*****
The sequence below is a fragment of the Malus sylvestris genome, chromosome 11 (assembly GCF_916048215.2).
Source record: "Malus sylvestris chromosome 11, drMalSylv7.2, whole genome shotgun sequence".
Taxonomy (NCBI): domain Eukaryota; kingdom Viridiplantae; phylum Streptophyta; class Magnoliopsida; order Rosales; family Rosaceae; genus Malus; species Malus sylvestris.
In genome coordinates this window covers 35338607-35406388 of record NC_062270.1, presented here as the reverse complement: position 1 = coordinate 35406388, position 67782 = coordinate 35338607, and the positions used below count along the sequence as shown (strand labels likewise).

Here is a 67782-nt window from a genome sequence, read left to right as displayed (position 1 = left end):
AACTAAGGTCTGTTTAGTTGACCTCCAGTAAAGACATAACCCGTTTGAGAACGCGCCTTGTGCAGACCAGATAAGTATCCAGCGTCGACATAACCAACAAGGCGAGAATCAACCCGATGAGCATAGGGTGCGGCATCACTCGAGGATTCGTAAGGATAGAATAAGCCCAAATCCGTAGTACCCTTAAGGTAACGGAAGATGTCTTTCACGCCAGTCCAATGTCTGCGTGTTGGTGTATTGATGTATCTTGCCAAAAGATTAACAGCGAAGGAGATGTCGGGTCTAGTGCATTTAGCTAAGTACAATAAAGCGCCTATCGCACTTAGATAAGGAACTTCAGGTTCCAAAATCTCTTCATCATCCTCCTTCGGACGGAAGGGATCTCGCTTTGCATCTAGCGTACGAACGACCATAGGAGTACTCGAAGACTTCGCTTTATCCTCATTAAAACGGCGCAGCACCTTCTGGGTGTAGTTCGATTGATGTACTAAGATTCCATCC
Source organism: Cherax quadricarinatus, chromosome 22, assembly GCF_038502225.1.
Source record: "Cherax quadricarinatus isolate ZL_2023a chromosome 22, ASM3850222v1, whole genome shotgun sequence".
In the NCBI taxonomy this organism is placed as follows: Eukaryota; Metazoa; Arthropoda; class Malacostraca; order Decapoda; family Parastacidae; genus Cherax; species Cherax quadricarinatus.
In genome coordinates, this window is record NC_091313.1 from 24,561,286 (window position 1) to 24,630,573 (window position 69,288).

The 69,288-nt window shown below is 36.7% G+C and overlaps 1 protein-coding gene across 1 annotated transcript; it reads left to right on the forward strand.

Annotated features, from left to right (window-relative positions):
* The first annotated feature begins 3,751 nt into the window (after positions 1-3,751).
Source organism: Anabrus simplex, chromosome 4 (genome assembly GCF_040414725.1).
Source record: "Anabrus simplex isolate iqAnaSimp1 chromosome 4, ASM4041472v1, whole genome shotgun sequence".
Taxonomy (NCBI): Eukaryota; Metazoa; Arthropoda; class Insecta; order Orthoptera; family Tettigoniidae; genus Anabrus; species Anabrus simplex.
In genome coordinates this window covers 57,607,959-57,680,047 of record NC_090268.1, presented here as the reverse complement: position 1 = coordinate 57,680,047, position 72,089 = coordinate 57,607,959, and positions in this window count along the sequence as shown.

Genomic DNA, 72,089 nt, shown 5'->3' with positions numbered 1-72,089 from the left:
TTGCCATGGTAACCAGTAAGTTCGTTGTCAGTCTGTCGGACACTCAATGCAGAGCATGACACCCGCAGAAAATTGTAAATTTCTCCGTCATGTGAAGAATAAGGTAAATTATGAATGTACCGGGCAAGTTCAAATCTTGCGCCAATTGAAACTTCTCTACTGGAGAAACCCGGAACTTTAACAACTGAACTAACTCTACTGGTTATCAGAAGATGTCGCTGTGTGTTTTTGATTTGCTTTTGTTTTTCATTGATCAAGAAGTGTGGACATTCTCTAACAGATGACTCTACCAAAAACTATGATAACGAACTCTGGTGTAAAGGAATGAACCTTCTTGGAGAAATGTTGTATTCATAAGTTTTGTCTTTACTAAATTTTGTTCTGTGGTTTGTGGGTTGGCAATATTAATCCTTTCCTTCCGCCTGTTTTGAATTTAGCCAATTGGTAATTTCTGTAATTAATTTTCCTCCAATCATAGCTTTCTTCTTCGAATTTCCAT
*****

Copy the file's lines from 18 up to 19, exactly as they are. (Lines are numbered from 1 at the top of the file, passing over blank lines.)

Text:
Genomic DNA, 72,089 nt, shown 5'->3' with positions numbered 1-72,089 from the left:
TTGCCATGGTAACCAGTAAGTTCGTTGTCAGTCTGTCGGACACTCAATGCAGAGCATGACACCCGCAGAAAATTGTAAATTTCTCCGTCATGTGAAGAATAAGGTAAATTATGAATGTACCGGGCAAGTTCAAATCTTGCGCCAATTGAAACTTCTCTACTGGAGAAACCCGGAACTTTAACAACTGAACTAACTCTACTGGTTATCAGAAGATGTCGCTGTGTGTTTTTGATTTGCTTTTGTTTTTCATTGATCAAGAAGTGTGGACATTCTCTAACAGATGACTCTACCAAAAACTATGATAACGAACTCTGGTGTAAAGGAATGAACCTTCTTGGAGAAATGTTGTATTCATAAGTTTTGTCTTTACTAAATTTTGTTCTGTGGTTTGTGGGTTGGCAATATTAATCCTTTCCTTCCGCCTGTTTTGAATTTAGCCAATTGGTAATTTCTGTAATTAATTTTCCTCCAATCATAGCTTTCTTCTTCGAATTTCCAT